Claudio Reyna Becomes NYC FC's First Employee; Questions Remain For MLS Club
It will come as “no surprise to Yankees fans or to followers of MLS" that former Red Bulls and EPL club Manchester City MF Claudio Reyna was named New York City FC's Football Dir, but the appointment has “raised eyebrows, not least since it means handing Reyna responsibility for building a competitive team from scratch, despite having never previously served as a team executive at any level or in any capacity,” according to Jonathan Clegg of the WALL STREET JOURNAL. Reyna in some respects is “an obvious choice to lead the team.” A New Jersey native, he “captained the U.S. national team at two World Cups ... and most recently served as U.S. Soccer's youth technical director” (WALL STREET JOURNAL, 5/23). ESPN FC’s Roger Bennett wrote Reyna was “one of a handful of men who would have fit the bill, but none could be more perfect.” Reyna said, "This is the area I grew up in but when I take a step back and remember where the sport was when I came of age when, frankly, it was not relevant at any level, and look where it is now -- big youth to pros for men and women -- I realize New York City FC is going to add one huge level onto all the work done by so many people over the past four decades." Still, the “jump from being a creative midfielder for Manchester City to helping them build a club from scratch is a huge one.” Reyna admitted the task is "daunting." Reyna also hinted “at what he hopes may be some of New York FC's perceived advantages.” He said, "Every player I ever met during my career loves New York City. We hope we can attract non-Designated Players of quality who want to spend time in the city and in MLS and experience the growth of our club" (ESPNFC.com, 5/22).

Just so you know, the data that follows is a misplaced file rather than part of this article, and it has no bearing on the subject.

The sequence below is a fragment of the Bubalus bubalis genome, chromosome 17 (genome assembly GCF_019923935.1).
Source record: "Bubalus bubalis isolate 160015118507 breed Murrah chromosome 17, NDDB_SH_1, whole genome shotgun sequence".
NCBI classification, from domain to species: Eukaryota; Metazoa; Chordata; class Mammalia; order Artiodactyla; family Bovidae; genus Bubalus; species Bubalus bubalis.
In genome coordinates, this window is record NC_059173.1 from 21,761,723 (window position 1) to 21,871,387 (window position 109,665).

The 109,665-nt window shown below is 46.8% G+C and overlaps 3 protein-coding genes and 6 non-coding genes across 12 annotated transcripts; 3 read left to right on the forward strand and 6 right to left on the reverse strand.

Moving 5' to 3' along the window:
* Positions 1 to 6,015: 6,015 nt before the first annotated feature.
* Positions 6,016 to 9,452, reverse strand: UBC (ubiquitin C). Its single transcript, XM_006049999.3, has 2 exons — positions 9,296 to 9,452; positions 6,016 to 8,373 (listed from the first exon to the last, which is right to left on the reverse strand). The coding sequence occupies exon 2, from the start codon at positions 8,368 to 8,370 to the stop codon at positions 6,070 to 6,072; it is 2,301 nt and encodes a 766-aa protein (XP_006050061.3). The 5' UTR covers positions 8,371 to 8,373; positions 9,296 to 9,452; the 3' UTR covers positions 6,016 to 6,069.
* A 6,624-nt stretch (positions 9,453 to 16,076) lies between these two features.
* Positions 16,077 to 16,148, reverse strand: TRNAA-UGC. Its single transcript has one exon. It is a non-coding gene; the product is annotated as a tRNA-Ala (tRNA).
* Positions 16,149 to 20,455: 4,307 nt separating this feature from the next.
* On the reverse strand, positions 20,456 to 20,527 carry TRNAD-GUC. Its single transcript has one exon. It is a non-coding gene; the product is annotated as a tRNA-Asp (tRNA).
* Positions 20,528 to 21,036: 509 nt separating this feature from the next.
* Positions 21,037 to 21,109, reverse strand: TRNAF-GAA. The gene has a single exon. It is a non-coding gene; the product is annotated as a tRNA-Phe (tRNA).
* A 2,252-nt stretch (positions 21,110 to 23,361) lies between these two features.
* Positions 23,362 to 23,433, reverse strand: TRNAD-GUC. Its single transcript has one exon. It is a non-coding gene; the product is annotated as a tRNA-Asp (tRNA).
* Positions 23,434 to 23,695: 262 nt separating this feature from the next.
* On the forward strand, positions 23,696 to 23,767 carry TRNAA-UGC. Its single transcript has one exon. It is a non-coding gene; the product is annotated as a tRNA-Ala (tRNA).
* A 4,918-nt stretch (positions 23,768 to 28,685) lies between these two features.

HOUSE HUNTING: In N.Y., Ken Belson notes the “next and far larger task will be to find a new home for the team, which expects to begin playing in 2015 at Yankee Stadium, Citi Field or another temporary home.” MLS and N.Y. Mayor Michael Bloomberg said that a “roughly 10-acre area in the eastern end of Flushing Meadows-Corona Park is an ideal site for a stadium.” Yankees President Randy Levine, who is the club’s point person in the partnership with Man City, said that both clubs would “assess the proposed site for the stadium in Queens, but look elsewhere if needed, including at locations not previously considered and at private property.” Levine added that the Mets, who have “demanded a hefty share of parking revenue for use of the lots at Citi Field, are not an impediment to reaching a deal for a stadium” (N.Y. TIMES, 5/23).
OPPORTUNITY KNOCKS: GOAL.com’s Kyle McCarthy wrote the “mooted" $100M deal to create NYC FC "combines limitless resources with political capital, a mixture that will prove helpful as this new club attempts to build a stadium and captivate a city.” MLS in its “pursuit of general acceptance in a still skeptical landscape veers toward the unseemly at times, but it is not one iota misplaced here.” The right club in N.Y. can “aid those endeavors significantly and plot an improved and more expansive course for the future.” McCarthy: “For better or for worse, the Red Bulls have failed in their attempts to chart that path over the past few years. The absentee owners in Austria still plunge ample funds into their advertisement-cum-soccer club to capture attention and receive a return on their investment, but their considerable expenditures cannot fix the location of the stadium (a hindrance to city dwellers who shudder at the thought of taking the PATH out to Harrison), the seemingly perpetual mismanagement or the star-crossed history of a team still yet to lift its first significant title.” NYC FC must “take advantage of its inherent strengths -- its operating and political capital, plus its ties to one of the strongest sides in England -- to hit the ground running and vanquish any thoughts of potentially catastrophic failure or underachievement.” Hurdles, miscalculations and missteps “often prove costly in the competitive New York environment” (GOAL.com, 5/22).